Spain has some of the best weather in the world but if you are not used to the heat, a 40-degree day in Madrid may come as a shock. Spring, early summer, and fall are the best times to visit Spain.
During mid-summer, the coastal regions are also overrun by tourists, and many prices are inflated to take advantage of the surge of business. If you are able to travel outside the peak months of June and July, you will be rewarded with much more pleasant circumstances.
6. Understand Transport Options
Major cities in Spain have extensive metro and bus systems and if you plan on using them often, you can invest in day passes to save some money. If you want to travel between cities, it comes down to cost vs. time. The train between Barcelona and Madrid can cost around 60 Euro but only takes 2.5 hours.
The bus, on the other hand, costs around half that much but can take upwards of 8 hours. There are also low-cost airlines with tickets as little as 50 Euro but all extras will cost you money.
7. Know the Lay of the Land
Spain is big, and you should not underestimate its size. There are 17 regions each with very distinct traditions, food, and landscapes. Research what you want to see and experience in Spain to avoid missing out on anything because of distance.
Spain also has 10 vastly different Costas (coastlines) so don’t expect typical Mediterranean beaches wherever you go. Spain also has islands which is a whole other experience on its own.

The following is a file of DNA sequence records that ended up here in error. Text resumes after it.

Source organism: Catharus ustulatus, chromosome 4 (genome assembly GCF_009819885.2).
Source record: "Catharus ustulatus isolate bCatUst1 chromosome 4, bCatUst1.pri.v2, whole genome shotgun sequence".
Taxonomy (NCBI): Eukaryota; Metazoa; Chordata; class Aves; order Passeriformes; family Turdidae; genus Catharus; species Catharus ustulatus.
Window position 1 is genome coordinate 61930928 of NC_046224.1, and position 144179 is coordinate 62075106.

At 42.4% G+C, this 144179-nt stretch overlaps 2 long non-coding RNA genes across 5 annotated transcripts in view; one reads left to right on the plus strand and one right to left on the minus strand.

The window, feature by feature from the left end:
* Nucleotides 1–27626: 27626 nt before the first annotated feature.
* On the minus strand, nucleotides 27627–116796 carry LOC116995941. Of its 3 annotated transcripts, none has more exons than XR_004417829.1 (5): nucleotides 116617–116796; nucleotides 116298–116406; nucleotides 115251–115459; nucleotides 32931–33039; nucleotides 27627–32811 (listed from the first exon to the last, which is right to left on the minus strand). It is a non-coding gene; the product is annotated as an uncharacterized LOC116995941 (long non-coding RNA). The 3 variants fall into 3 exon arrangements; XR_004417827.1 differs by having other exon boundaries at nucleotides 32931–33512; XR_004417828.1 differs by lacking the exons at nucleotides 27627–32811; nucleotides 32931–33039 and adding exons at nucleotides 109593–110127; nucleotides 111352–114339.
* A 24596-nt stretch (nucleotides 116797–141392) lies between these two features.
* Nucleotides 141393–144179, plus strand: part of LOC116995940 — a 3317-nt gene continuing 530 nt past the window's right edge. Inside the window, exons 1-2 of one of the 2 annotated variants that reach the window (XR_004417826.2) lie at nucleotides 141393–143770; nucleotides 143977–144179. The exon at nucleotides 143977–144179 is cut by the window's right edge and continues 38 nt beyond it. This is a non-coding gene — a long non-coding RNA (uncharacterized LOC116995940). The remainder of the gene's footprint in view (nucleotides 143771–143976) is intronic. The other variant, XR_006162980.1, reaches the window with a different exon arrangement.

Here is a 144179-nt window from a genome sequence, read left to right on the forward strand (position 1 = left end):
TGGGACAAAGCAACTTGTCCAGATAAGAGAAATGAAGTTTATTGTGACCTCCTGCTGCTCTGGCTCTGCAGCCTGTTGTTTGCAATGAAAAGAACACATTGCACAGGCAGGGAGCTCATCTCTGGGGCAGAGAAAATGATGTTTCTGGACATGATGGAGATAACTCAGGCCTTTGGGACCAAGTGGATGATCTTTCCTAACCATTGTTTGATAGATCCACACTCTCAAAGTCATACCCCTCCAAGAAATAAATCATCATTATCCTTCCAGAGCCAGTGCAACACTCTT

8. Research Regional Food
The food in Spain is as varied as the country is big. Ask around to find out what the best dishes in each region are and don’t be afraid to try small local restaurants. These are often the ones with the best food at the best prices, served with a side of warm atmosphere and hospitality.
Granada is the home of tapas while Paella is best enjoyed in Valencia. The seafood in Galicia is unbeatable and if you have a sweet tooth you will go nuts for Madrid’s churros con chocolate.
9. Get Away from Tourists
Madrid and Barcelona are two of the most fabulous cities in the world, but Spain has so much more to offer. The south of Spain is hot and dry and the north is lush and rainy, but both have one thing in common: quaint towns.
There are tons of little towns dotted across the Spanish landscape and here you will truly get to feel the heartbeat of Spain. Leave tourists behind and venture into as many off-the-beaten-path regions as you can and explore these tiny villages and towns, each with its own traditions and atmosphere.
10. Be Aware of Cultural Differences
It goes without saying that no place you travel to will be quite like home. Understand the Spanish pace to save yourself many headaches. It is common to not get too much attention from waiters at a restaurant as it is considered rude to make guests feel rushed.
You are also not expected to tip everywhere and kissing each other on the cheek is not taboo. Punctuality for social events is not highly regarded and it is also not rude to stare at people in public, so don’t get uncomfortable if you are stuck in a stare down on the bus. “Go with the flow” is mostly the motto and accepting cultural differences is very important.